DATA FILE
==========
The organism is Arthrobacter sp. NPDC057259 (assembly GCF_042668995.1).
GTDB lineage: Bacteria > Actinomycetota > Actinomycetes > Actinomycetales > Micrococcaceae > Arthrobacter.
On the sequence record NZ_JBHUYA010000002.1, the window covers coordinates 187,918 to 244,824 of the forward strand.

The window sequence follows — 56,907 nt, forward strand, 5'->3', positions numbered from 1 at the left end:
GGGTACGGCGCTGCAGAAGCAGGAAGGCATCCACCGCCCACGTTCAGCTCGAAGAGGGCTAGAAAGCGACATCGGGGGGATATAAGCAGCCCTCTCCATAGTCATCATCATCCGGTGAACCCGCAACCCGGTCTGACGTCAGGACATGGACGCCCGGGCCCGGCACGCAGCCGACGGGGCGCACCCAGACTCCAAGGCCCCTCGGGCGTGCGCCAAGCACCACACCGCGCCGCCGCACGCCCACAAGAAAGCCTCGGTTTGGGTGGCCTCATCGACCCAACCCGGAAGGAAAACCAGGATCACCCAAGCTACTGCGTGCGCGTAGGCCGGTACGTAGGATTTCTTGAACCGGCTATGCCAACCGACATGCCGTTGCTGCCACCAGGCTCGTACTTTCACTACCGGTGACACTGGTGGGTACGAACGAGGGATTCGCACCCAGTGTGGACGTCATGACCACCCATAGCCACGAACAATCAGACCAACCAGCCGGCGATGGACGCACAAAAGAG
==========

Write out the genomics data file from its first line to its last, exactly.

The organism is Arthrobacter sp. NPDC057259 (assembly GCF_042668995.1).
GTDB lineage: Bacteria > Actinomycetota > Actinomycetes > Actinomycetales > Micrococcaceae > Arthrobacter.
On the sequence record NZ_JBHUYA010000002.1, the window covers coordinates 187,918 to 244,824 of the forward strand.

The window sequence follows — 56,907 nt, forward strand, 5'->3', positions numbered from 1 at the left end:
GGGTACGGCGCTGCAGAAGCAGGAAGGCATCCACCGCCCACGTTCAGCTCGAAGAGGGCTAGAAAGCGACATCGGGGGGATATAAGCAGCCCTCTCCATAGTCATCATCATCCGGTGAACCCGCAACCCGGTCTGACGTCAGGACATGGACGCCCGGGCCCGGCACGCAGCCGACGGGGCGCACCCAGACTCCAAGGCCCCTCGGGCGTGCGCCAAGCACCACACCGCGCCGCCGCACGCCCACAAGAAAGCCTCGGTTTGGGTGGCCTCATCGACCCAACCCGGAAGGAAAACCAGGATCACCCAAGCTACTGCGTGCGCGTAGGCCGGTACGTAGGATTTCTTGAACCGGCTATGCCAACCGACATGCCGTTGCTGCCACCAGGCTCGTACTTTCACTACCGGTGACACTGGTGGGTACGAACGAGGGATTCGCACCCAGTGTGGACGTCATGACCACCCATAGCCACGAACAATCAGACCAACCAGCCGGCGATGGACGCACAAAAGAG